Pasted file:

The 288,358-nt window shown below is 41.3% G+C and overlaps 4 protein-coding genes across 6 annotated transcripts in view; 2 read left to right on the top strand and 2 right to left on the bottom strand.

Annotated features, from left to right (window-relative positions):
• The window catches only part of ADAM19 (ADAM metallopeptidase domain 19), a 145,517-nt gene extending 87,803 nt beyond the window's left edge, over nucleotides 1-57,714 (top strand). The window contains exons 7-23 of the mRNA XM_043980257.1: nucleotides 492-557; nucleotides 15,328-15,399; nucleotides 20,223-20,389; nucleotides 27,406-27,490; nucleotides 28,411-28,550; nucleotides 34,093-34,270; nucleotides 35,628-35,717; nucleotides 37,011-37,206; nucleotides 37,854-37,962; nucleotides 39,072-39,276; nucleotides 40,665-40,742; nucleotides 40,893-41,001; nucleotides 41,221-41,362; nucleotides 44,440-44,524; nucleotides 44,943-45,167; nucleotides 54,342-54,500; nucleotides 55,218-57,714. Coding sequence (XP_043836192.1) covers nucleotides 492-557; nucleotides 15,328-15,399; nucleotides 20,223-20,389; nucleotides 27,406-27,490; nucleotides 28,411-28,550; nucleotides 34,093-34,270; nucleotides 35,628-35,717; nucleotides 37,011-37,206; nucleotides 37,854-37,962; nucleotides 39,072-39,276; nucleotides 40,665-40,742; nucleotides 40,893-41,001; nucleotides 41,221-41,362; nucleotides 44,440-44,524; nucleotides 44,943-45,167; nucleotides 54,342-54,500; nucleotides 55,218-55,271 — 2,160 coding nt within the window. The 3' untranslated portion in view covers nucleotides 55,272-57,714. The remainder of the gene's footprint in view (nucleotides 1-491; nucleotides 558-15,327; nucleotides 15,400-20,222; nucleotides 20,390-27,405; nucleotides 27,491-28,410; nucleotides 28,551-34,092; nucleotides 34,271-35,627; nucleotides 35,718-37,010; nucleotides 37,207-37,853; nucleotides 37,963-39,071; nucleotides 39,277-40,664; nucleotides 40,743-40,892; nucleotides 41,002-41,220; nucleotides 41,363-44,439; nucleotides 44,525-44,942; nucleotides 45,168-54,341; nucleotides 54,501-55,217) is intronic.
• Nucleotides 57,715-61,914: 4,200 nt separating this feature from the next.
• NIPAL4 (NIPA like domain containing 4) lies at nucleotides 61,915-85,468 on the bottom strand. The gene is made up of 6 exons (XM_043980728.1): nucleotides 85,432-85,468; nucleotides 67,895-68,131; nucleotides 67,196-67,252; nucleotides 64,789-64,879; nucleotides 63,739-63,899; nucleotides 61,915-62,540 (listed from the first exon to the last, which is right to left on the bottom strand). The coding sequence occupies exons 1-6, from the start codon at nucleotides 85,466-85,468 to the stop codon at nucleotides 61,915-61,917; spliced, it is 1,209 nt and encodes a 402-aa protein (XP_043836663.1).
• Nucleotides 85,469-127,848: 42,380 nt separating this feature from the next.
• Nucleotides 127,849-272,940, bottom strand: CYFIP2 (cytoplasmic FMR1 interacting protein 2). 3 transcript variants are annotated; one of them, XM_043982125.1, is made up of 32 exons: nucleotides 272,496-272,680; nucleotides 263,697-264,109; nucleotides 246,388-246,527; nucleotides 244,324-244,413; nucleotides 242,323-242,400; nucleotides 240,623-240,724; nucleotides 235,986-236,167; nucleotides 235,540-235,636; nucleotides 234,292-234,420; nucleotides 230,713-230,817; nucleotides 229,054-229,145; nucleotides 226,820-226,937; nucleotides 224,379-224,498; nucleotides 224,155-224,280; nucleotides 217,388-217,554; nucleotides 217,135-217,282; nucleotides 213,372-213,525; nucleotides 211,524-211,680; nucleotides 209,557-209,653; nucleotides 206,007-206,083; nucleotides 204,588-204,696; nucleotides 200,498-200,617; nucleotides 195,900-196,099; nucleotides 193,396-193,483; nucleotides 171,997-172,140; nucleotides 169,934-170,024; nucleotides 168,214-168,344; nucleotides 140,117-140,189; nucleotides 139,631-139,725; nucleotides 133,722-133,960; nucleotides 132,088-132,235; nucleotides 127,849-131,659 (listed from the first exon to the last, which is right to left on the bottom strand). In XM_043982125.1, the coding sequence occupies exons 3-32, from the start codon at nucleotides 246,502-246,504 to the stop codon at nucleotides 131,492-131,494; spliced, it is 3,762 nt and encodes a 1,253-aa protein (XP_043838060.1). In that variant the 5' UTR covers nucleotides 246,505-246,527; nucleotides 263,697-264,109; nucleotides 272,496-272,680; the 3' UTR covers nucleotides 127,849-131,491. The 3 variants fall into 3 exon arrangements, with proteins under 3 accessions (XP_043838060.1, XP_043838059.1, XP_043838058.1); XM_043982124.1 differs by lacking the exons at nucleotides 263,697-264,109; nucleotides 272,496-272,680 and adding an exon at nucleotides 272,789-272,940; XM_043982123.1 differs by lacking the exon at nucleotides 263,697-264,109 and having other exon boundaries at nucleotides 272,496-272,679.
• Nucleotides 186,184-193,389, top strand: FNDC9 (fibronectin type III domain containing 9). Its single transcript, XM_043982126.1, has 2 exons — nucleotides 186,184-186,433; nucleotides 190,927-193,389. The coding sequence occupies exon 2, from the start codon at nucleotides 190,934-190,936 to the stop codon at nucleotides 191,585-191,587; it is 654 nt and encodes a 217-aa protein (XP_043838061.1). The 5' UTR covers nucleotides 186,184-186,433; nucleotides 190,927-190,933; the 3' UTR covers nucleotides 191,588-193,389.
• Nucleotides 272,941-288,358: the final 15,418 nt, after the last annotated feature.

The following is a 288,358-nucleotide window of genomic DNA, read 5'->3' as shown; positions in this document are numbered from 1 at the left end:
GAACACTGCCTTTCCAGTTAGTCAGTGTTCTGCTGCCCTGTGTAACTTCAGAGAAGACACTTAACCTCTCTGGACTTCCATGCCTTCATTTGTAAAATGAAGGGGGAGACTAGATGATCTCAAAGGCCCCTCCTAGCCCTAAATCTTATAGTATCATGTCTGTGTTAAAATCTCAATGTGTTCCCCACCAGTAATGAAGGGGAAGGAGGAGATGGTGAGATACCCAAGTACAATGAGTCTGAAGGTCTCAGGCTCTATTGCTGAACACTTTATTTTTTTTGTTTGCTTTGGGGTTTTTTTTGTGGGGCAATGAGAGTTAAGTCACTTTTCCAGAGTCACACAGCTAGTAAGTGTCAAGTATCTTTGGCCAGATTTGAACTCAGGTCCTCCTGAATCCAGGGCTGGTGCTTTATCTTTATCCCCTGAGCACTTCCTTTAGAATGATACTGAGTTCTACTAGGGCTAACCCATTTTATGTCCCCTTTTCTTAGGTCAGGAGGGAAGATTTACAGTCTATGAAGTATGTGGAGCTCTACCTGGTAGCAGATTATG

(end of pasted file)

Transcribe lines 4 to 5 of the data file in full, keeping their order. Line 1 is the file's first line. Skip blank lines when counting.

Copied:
• Nucleotides 57,715-61,914: 4,200 nt separating this feature from the next.
• NIPAL4 (NIPA like domain containing 4) lies at nucleotides 61,915-85,468 on the bottom strand. The gene is made up of 6 exons (XM_043980728.1): nucleotides 85,432-85,468; nucleotides 67,895-68,131; nucleotides 67,196-67,252; nucleotides 64,789-64,879; nucleotides 63,739-63,899; nucleotides 61,915-62,540 (listed from the first exon to the last, which is right to left on the bottom strand). The coding sequence occupies exons 1-6, from the start codon at nucleotides 85,466-85,468 to the stop codon at nucleotides 61,915-61,917; spliced, it is 1,209 nt and encodes a 402-aa protein (XP_043836663.1).